UNDER CONSTRUCTION – NEW ZEALAND
Houses to be Built or Under Construction
When a valuation is being made assuming completion of the
development, the valuer shall state in clear and concise language
that the property has not yet been completed and that all values are
based on the assumption that the property is or will be completed in
accordance with the plans and specifications provided and the issuing
upon completion of a Code Compliance Certificate by the territorial
authority. The valuer should clearly establish the date to which the
would normally be the date of the report.
2.2 A valuation
report prepared on a house partially completed, or on a proposed house
prepared from plans and specifications, should describe in detail the
nature of the building materials, accommodation, quality and nature of
the fittings and finishes upon which the valuation is based.
2.3 Full details
of any site works which are included in the valuation should be
If it is anticipated that there will be any significant change in the
value of the property between the date of the valuation, and the
expected date of completion of the building works, then this should be
set out together with the reasons for the anticipated difference.
2.5 The effect,
if any, on saleability and value of the property as at the valuation
date due to such matters as partially developed site improvements,
uncompleted building works and such like should be taken into account
and commented upon in the valuation report.
recommended that a valuation report which assumes the completion of a
house and/ or site development which is either under construction or is
to be built or developed should include clauses on the following basis:
at the date of inspection the proposed improvements were
approximately __% complete.
this report is based on the assumption that the house will be
developed and completed according to the plans and specifications
described herein and that the standard of construction is in
accordance with that assumed within the report.
should be specifically noted that any significant deviation in
respect of style, layout, design or construction standards would
invalidate the value conclusions reached in this report.
values reported herein are based on data collected and reviewed as at
the date of this report. The valuer assumes no responsibility for
unforeseeable events that alter market conditions prior to the
completion of the development.
Progress Payment Inspections
If a valuation is required of building works in progress it is
incumbent on the valuer to verify that the work in progress conforms
with the plans and specifications provided, including check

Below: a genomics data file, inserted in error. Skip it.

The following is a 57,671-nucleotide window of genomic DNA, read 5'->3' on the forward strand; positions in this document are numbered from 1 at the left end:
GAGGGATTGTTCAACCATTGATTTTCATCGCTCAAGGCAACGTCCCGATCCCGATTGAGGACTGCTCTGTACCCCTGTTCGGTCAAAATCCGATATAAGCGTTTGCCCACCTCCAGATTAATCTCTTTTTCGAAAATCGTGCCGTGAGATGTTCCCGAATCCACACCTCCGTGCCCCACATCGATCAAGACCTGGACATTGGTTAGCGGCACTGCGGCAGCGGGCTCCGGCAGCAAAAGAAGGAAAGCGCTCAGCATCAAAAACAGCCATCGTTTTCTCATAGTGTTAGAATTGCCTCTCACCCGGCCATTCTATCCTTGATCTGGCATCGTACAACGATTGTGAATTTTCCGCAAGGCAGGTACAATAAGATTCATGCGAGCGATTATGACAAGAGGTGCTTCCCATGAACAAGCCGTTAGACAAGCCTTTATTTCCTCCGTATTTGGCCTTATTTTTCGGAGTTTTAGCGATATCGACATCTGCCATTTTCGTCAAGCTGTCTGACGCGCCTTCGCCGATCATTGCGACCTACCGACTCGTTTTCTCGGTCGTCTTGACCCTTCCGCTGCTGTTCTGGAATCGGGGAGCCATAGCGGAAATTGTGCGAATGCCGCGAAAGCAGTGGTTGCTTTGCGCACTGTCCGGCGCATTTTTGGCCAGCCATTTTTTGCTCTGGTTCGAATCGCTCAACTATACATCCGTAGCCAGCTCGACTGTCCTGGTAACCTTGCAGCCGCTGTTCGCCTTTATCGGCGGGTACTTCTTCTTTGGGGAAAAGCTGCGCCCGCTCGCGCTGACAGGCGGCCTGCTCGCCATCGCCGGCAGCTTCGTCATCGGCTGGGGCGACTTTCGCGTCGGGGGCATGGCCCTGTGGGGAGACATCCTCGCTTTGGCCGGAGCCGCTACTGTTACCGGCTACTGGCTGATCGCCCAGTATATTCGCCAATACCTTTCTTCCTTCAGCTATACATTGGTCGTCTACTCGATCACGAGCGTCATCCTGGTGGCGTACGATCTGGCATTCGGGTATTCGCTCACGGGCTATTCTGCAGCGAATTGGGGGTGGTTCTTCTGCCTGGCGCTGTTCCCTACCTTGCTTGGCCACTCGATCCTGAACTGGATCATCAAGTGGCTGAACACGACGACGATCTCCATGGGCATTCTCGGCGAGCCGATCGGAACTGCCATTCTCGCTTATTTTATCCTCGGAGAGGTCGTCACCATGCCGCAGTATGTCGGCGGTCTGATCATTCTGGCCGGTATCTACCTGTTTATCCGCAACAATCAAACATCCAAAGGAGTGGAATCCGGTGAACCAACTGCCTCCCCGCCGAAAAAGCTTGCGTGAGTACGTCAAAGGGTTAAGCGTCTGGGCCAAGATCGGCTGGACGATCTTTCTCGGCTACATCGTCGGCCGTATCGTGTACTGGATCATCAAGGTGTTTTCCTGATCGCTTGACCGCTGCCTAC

of the building(s).
The valuer should note in his/her valuation of “Work in
Progress” not only the value of the work completed but also the
estimated cost to
the work in accordance with the plans and specifications.
Loose building materials, i.e. those not fixed in place, should not
be included in the valuation of work completed. If the valuer
however, reference may be made to such loose building materials.
Final Payment Inspection
requested to undertake a final inspection of the property the
valuer should refer the client to the original
valuation and date thereof, and refer to the client details of
any work remaining to be done.
4.2 The valuer
should inform the client as to whether the final balance of the monies
outstanding may be released, or if a further retention should
be made and the reasons why.
The valuer may wish to draw to the attention of the client prior to
the final inspection being made of the importance of obtaining
4.4 The valuer
should inform the client of the importance of obtaining a
completed Code Compliance Certificate before releasing any final monies.
Valuation of Previously Unoccupied New Houses
Valuers should be aware that it is essential when valuing previously
unoccupied new houses - either those completed or to be built
of comparable sales evidence should include not only similar new
houses but also re-sales of similar properties.
5.2 Some new
houses are offered for sale on finance terms favourable to the initial
purchaser and this is often reflected in the initial purchase price. In
addition the initial purchase price may reflect the building cost. The
valuer should have regard to all such factors in determining the
final value estimate.
The re-sale value of a house - particularly a previously
unoccupied new property can be adversely affected by incomplete
the property, whether the house itself or the site development.
Where the valuer considers that there is likely to be a
significant difference between the value of anew house and its
re-sale value in its same condition then this should be stated
clearly in the valuation report, showing both value as a previously
unoccupied new property and the re-sale value. The valuer should
always comment on any differential
the purchase price new where known, and the assessed market value as
a new house.
mortgage recommendations are provided the valuer should base such
recommendation on the re-sale value of the property.
Duty of Care
are reminded of the duty of care and responsibility they owe to their
client, mortgagees and third parties who may rely upon their